A great many of those named in RTE’s ‘10 Greatest Irish People’ list, through not fault of their own one stresses, have absolutely no business being there.
Ipsos MRBI, the same number crunchers whose recent findings catalysed Fine Gael’s latest bunfight, conducted the poll which bizarrely includes no writers (Joyce?), sportspeople (Sonia?), explorers (Shackleton?) or scientists.
And it is in the latter field where Waterford ought to have been represented in any such ‘Top 10’, had the question of course been put before a more representative spread of the nation.
Arguably the country’s greatest ever scientific mind, Robert Boyle (born in Lismore in 1627) remains a name revered in academic circles both in Ireland and Britain – and with good reason.
To mark its 350th anniversary, the London-based Royal Society, of which Boyle was a founding fellow, recently put on display 24 handwritten noted penned by the West Waterford native.
These remarkable documents, penned in the 1660s, underline the brilliance of Boyle’s mind, revealing remarkable foresight about future developments in science and medicine.
Boyle hoped for a world where one day people would live well beyond the age of 40, which was the average life expectancy in the late 17th Century.
The reclamation of youth is also hinted at by Boyle, who contemplated a future where false teeth and hair colouring would be an everyday reality.
Following in the footsteps of Leonardo Da Vinci, he also pondered how “the art of flying” over sustained distances could be achieved, some 100 years before hot air ballooning was invented.
Boyle also hoped that medicine would reach a point where wounds could be cured “at a distance, or at least by transplantation”.
Some 400-odd years would pass before Christian Barnaard performed the planet’s first human heart transplant and we now live in a world where face transplants have escaped science fiction’s exclusive realm.
And the list goes on, many of Boyle’s hopes realised, some not so.
“Boyle’s predictions on the future of science are quite remarkable,” according to Royal Society Fellow Jonathan Ashmore.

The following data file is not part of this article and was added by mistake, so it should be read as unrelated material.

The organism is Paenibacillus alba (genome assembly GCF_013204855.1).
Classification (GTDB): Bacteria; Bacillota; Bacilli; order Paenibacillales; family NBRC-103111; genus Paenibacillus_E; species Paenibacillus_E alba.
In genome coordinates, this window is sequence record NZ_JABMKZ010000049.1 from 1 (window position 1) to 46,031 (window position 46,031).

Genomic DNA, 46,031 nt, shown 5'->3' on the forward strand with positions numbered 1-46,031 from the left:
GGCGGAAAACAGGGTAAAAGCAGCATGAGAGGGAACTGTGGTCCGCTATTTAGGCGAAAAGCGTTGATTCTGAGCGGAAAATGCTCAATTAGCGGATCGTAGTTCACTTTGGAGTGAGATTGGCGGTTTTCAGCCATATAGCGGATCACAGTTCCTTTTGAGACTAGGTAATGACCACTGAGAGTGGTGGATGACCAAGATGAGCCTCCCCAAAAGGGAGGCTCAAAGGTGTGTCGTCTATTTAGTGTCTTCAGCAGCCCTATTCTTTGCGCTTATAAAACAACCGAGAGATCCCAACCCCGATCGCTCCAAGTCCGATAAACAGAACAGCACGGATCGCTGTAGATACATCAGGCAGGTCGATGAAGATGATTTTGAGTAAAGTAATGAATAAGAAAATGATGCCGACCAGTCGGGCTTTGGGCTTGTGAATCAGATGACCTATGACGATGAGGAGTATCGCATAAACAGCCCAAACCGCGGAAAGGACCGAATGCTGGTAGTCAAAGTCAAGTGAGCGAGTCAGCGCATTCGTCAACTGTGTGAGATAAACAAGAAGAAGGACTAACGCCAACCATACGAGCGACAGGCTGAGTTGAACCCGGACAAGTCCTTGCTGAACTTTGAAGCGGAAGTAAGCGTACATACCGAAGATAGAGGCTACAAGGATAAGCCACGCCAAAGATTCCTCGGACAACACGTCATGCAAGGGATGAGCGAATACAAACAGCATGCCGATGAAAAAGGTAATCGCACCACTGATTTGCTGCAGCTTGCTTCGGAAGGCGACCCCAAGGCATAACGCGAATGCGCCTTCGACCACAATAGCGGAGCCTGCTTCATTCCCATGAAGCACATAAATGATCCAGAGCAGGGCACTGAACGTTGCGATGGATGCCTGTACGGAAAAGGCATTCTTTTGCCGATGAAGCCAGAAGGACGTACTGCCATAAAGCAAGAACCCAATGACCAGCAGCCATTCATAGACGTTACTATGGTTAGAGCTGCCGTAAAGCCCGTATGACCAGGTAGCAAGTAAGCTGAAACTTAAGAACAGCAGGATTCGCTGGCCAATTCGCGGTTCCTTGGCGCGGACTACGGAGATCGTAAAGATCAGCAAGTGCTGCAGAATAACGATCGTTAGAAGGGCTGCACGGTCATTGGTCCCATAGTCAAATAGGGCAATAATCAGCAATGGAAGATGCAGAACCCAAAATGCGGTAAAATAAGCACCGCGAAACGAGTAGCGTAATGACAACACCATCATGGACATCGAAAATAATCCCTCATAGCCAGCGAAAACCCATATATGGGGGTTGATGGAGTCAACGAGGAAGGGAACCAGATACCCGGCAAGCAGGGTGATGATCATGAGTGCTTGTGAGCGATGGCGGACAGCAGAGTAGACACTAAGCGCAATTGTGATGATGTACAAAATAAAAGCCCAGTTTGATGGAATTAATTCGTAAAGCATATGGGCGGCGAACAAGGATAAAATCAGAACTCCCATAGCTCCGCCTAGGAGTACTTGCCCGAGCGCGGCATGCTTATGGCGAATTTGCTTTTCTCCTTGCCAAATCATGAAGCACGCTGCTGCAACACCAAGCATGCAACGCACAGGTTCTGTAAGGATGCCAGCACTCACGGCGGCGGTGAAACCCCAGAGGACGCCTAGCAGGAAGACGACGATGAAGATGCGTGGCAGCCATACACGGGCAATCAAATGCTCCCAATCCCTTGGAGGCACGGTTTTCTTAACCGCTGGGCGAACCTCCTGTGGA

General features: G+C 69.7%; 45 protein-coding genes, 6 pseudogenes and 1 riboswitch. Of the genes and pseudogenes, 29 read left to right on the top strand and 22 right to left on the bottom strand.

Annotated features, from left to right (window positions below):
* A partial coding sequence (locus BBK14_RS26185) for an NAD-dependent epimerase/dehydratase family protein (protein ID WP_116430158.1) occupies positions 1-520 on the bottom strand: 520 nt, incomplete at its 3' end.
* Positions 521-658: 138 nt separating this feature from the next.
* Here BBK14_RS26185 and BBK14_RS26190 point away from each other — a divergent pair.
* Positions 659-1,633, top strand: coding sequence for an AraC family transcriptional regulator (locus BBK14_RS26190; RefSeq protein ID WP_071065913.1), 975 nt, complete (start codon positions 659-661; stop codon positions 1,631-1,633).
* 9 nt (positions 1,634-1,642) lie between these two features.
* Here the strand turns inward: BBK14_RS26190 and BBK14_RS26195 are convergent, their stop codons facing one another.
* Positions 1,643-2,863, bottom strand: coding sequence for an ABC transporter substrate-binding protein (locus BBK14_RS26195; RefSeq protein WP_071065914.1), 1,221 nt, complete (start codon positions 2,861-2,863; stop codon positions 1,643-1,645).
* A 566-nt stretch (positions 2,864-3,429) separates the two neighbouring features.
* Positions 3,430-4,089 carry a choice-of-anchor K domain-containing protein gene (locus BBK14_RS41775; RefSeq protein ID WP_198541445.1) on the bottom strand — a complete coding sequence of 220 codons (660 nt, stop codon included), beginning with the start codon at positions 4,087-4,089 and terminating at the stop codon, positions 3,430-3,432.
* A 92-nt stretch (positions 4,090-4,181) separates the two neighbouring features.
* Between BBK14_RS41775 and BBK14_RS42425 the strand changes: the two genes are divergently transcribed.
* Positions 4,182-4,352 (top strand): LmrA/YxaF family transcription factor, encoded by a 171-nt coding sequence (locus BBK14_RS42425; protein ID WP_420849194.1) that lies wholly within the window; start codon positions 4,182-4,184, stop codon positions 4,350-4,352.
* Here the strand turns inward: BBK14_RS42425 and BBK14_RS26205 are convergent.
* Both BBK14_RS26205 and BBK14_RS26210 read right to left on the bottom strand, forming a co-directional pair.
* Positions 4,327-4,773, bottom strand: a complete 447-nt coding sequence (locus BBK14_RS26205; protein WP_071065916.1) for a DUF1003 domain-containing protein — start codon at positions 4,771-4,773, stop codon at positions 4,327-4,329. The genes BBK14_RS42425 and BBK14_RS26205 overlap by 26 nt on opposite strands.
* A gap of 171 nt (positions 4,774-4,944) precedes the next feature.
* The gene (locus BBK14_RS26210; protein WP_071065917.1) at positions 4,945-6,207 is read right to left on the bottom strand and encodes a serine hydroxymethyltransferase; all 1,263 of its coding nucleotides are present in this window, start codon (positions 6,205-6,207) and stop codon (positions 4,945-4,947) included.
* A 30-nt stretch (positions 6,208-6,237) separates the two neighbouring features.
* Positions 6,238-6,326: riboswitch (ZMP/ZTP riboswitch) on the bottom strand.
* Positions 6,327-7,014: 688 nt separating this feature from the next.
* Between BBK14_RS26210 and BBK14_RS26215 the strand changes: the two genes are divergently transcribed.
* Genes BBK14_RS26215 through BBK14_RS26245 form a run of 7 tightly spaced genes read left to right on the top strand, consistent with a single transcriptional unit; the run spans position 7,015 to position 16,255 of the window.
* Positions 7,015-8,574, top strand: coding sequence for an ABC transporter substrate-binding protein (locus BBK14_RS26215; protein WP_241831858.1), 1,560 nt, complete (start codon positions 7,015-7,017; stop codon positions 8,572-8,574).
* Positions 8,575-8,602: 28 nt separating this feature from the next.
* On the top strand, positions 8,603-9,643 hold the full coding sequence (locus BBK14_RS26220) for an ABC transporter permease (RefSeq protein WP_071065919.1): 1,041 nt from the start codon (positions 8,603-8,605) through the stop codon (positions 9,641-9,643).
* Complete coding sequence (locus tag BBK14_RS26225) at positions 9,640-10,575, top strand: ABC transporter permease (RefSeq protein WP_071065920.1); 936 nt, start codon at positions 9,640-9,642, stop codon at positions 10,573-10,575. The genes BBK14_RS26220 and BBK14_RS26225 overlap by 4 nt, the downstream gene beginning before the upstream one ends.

“His hopes for the cure of diseases by transplantation and drugs to appease pain and aid sleep have both become inherent features of contemporary medicine and yet these were predictions he was making over 300 years ago.”
Mr Ashmore continued: “We have also seen numerous of his other predictions realised in various ways, including flight, modern healthcare prolonging life, Kevlar body armour, underwater exploration and GPS navigation.”
Looking at RTE’s Top 40 list, later cut to the 10 names featured below, Boyle is nowhere in sight, thus rendering this poll almost entirely farcical.
There’s no room either for Ernest Shackleton and Tom Crean, whose feats of exploration and survival in the Antarctic a century ago surely excel the achievements of judging ‘The X Factor’ for example.
In fact, at least in the views of those surveyed by Ipsos MRBI, only two people born before 1800 (Daniel O’Connell and Wolfe Tone) are worthy of making the ‘Top 40’.
Boyle’s enduring legacy has not been forgotten in Lismore, our county’s magnificent Heritage Town and a place that I will never grow weary of visiting.
Since December 2004, the town’s Heritage Centre has featured the Robert Boyle Science Room; where visitors young and old alike can learn about Waterford’s greatest ever mind.
Students can, if they wish, study in the Boyle Room, as well as conduct experiments in such hallowed scientific surrounds (call 058-54975 for further details).
At a time when the numbers studying science at Leaving Certificate level is declining, any Education Minister worth their salt would consider establishing, for example, a Gaisce offshoot honouring Boyle’s legacy.
Alas, the current incumbent doesn’t know her Darwins from her Einsteins so let’s not start holding breath in anticipation of such an innovation.
Thankfully, since 1899, the Royal Dublin Society has awarded the Boyle Medal, which recognises “scientific research of exceptional merit in Ireland”.
Its awarding nowadays now rotates on a biennial basis between an Irish based scientist and an Irish scientist working abroad.
Just as we award and recognise our heroes and heroines in art and sport, it is only right that a country that’s produced so many extraordinary minds honours our great mathematicians and scientists. Boyle himself would undoubtedly have approved.
To conclude, a final comment from the Royal Society’s Jonathan Ashmore on the exhibition (www.royalsociety.org) which features those remarkable 24, Boyle-written pages.
“This document provides us with an amazing window into one of the most extraordinary minds of the 17th Century.” Says it all, really.
That Robert Boyle, widely described as the founder of modern chemistry is not trumpeted more loudly at a Governmental level represents a damning indictment of how we honour our truly greatest achievers.
Alas, in a world where two admittedly well-spirited youngsters without a musical note in their heads can eke out a living in professional entertainment, it’s no surprise that Boyle’s brilliance is lost on so many.
* For the record, RTE’s decidedly contentious ‘Top 10’ reads as follows: Bono, Noel Browne, Michael Collins, James Connolly, Stephen Gately, John Hume, Phil Lynott, Padraig Pearse, Mary Robinson and Adi Roche.